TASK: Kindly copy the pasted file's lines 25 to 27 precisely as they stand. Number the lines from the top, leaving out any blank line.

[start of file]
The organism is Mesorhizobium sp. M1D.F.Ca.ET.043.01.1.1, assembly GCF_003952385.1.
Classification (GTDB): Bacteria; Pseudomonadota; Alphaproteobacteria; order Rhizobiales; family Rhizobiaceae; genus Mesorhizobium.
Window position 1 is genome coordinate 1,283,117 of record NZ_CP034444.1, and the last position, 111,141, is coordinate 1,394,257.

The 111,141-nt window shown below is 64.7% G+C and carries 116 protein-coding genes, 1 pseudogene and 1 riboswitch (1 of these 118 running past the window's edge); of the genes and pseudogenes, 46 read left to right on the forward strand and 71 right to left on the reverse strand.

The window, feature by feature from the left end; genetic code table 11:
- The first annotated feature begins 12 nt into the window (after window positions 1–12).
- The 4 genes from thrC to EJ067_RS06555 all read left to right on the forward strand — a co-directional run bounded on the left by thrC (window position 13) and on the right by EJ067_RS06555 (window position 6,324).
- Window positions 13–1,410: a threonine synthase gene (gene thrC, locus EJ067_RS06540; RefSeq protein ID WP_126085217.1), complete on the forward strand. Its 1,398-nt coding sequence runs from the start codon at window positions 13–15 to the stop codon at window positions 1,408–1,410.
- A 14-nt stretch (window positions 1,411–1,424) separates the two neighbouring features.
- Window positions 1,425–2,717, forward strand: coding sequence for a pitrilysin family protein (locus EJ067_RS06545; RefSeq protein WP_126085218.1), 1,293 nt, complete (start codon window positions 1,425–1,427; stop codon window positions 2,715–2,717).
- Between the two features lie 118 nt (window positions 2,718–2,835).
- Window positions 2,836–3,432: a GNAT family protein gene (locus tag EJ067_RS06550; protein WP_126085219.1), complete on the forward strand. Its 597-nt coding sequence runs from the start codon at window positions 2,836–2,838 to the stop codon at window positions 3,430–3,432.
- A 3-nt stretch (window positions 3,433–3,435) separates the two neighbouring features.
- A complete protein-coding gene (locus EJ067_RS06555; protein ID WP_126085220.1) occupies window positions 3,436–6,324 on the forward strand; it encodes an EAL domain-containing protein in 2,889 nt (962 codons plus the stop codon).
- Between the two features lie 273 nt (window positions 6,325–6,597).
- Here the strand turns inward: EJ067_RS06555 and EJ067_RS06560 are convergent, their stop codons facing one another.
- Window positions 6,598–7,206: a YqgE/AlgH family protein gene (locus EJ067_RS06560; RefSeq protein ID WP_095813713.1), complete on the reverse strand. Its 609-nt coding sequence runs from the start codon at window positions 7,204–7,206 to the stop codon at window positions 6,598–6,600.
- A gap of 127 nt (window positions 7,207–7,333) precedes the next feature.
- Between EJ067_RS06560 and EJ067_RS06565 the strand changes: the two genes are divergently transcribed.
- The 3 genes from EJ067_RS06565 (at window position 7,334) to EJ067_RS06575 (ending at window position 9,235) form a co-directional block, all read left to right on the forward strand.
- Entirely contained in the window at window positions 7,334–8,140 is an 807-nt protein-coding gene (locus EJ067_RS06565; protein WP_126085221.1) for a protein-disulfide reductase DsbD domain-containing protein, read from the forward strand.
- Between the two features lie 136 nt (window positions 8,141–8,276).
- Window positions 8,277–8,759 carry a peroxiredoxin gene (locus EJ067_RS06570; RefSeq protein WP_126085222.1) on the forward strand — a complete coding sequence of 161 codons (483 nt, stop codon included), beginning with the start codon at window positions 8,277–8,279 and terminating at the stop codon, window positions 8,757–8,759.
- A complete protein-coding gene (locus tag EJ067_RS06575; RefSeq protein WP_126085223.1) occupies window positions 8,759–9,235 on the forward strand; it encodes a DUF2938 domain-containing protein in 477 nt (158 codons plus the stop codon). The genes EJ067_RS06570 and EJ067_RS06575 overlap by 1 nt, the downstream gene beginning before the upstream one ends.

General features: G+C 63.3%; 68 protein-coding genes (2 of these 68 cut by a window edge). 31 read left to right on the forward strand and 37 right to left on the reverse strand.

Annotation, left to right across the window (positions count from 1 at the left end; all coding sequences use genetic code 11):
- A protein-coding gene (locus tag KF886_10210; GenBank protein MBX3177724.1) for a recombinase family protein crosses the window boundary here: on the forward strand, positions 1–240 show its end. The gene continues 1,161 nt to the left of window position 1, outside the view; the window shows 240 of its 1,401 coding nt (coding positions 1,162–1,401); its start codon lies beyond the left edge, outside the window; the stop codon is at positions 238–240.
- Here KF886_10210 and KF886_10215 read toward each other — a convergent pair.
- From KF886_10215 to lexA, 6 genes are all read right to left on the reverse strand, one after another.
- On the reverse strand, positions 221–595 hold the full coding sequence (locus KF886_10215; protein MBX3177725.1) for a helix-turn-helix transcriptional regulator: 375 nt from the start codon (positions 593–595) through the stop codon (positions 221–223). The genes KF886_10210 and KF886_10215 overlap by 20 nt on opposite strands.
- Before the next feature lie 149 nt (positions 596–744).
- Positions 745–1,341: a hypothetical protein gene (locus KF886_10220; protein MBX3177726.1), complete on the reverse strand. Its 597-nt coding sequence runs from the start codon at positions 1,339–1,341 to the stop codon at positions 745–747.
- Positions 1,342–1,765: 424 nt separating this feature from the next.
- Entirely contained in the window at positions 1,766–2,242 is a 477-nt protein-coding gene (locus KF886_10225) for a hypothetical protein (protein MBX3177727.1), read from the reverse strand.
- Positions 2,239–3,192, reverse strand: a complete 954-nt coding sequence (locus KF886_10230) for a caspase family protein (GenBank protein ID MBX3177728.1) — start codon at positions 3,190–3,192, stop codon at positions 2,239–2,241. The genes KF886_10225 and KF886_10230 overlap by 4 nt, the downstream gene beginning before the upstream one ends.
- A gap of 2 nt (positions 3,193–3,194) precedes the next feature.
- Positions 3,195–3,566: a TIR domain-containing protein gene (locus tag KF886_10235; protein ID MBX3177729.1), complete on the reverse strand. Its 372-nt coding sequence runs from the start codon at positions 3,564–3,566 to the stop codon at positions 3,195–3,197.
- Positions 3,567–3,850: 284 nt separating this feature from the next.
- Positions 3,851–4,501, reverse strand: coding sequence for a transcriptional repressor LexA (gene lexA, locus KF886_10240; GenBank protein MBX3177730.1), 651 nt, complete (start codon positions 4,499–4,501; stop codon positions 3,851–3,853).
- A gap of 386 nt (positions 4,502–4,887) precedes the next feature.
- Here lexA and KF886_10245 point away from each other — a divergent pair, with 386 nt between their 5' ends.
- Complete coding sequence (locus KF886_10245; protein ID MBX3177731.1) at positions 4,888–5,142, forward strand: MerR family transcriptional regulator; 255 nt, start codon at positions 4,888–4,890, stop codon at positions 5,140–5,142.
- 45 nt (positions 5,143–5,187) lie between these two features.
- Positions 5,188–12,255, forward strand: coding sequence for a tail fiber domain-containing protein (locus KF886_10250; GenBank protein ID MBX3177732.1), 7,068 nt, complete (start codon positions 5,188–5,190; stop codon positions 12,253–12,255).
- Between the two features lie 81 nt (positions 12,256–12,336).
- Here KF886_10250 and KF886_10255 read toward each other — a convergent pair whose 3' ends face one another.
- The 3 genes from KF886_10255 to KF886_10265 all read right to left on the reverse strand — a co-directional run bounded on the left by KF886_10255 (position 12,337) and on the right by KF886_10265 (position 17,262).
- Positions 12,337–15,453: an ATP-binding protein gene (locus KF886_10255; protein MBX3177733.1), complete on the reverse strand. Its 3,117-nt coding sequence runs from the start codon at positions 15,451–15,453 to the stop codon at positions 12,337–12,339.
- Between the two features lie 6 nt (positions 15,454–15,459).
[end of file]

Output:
General features: G+C 63.3%; 68 protein-coding genes (2 of these 68 cut by a window edge). 31 read left to right on the forward strand and 37 right to left on the reverse strand.

Annotation, left to right across the window (positions count from 1 at the left end; all coding sequences use genetic code 11):
- A protein-coding gene (locus tag KF886_10210; GenBank protein MBX3177724.1) for a recombinase family protein crosses the window boundary here: on the forward strand, positions 1–240 show its end. The gene continues 1,161 nt to the left of window position 1, outside the view; the window shows 240 of its 1,401 coding nt (coding positions 1,162–1,401); its start codon lies beyond the left edge, outside the window; the stop codon is at positions 238–240.